Is Alzheimer’s Disease Hereditary?


After a loved one is diagnosed with Alzheimer's, a common question among family members concerns the heritability of the disease. Current research reports that in some cases, it can be genetically inherited - but it is rare. Scientists who study the genetics of Alzheimer’s distinguish between “familial Alzheimer’s disease,” which runs in families, and “sporadic Alzheimer’s disease,” where no obvious inheritance pattern is seen. Most Alzheimer's patients experience the sporadic form known as late onset Alzheimer's. This form of the disease is not a hereditary disease, from what researchers know.

Familial Alzheimer’s disease (FAD) or early-onset Alzheimer’s is an inherited, rare form of the disease, however it affects less than 10 percent of Alzheimer’s disease patients.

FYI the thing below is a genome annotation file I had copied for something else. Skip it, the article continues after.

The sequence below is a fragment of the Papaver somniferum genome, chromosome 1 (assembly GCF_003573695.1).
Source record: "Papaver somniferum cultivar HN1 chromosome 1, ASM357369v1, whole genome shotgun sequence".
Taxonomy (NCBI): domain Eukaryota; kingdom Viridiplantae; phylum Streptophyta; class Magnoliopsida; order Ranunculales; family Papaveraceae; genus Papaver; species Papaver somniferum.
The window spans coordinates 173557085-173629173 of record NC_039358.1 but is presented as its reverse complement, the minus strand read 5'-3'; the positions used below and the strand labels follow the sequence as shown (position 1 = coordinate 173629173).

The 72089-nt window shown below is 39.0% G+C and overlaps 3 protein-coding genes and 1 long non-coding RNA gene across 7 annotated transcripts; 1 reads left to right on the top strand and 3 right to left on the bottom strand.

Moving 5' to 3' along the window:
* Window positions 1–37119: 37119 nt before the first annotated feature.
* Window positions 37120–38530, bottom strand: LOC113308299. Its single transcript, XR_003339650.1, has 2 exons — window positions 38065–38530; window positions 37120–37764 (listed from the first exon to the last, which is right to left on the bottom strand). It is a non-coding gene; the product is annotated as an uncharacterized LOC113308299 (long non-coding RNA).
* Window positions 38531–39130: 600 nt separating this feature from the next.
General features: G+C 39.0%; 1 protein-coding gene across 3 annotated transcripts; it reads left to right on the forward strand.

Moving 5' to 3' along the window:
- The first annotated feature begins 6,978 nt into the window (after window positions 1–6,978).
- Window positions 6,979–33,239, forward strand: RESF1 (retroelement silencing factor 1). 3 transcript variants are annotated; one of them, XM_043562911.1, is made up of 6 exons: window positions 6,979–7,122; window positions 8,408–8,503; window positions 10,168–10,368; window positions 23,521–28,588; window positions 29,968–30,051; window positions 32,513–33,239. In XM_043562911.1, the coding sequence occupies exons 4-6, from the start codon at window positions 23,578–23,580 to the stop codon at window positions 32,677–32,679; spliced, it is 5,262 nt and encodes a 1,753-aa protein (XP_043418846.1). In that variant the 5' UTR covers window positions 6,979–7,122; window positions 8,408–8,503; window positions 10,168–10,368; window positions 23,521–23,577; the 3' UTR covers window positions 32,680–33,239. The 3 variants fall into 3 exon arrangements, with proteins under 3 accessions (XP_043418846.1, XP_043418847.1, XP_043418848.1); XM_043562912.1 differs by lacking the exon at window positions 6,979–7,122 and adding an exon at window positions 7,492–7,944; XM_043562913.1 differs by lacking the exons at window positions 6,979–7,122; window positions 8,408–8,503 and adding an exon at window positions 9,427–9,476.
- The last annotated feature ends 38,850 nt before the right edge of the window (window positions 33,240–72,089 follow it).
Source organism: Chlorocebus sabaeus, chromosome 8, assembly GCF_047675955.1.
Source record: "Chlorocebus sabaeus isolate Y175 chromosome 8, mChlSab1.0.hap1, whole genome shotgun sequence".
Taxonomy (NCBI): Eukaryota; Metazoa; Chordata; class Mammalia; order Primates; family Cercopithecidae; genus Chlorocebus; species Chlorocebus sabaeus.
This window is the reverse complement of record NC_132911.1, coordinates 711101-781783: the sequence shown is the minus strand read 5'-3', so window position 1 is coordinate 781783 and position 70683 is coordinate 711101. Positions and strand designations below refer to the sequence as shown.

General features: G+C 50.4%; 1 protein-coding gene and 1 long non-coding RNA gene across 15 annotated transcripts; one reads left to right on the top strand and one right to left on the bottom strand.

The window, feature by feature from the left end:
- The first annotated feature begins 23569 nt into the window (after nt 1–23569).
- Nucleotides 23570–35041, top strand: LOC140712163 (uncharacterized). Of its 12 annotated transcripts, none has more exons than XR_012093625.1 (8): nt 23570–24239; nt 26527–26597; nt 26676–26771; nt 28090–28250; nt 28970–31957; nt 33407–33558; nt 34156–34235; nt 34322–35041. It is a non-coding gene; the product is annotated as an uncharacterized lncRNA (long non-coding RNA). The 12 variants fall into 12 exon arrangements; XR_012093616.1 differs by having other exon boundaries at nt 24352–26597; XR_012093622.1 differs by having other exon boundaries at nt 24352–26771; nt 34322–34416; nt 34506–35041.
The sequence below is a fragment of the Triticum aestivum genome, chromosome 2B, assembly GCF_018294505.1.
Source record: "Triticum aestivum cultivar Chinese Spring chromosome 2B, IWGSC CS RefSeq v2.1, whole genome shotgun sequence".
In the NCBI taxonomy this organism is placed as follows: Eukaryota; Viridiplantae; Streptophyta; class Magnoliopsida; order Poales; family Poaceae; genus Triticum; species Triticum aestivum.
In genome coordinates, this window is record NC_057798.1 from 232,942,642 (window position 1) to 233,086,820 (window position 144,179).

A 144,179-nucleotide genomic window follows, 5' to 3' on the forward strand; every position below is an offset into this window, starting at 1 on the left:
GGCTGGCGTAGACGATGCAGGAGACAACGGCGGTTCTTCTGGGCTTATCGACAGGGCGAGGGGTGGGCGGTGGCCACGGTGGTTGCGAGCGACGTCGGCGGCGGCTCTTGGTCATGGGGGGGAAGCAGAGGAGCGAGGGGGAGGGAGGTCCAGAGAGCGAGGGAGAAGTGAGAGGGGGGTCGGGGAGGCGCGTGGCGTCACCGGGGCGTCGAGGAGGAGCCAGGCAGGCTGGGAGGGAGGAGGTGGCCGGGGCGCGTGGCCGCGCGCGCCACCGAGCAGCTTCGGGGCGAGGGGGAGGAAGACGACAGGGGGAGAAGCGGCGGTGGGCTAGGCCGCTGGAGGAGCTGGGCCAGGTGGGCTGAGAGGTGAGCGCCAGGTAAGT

The majority of Alzheimer’s disease cases are late-onset, usually developing after age 65. It is important to reiterate: Late-onset Alzheimer’s disease has no known cause and from what researchers know, this form of this disease shows no obvious inheritance pattern.

Dr. Maurizio Grimaldi

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Grimaldi is the Leader of the Neuropharmacology and Neuroscience Laboratory at Southern Research Institute in Alabama and specialized in clinical pharmacology. He is a co-investigator in the NIH-NINDS Drug Screening for Neurodegenerative Diseases and Stroke.

Southern Research Institute

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Researchers do not know the exact cause of Alzheimer's disease, but it is most likely due to a combination of a variety of genetic and other factors. Genetic research is concentrating on the role of heredity -- the transmission of qualities and illnesses from parents to children -- in determining risk for, and development of, Alzheimer's disease.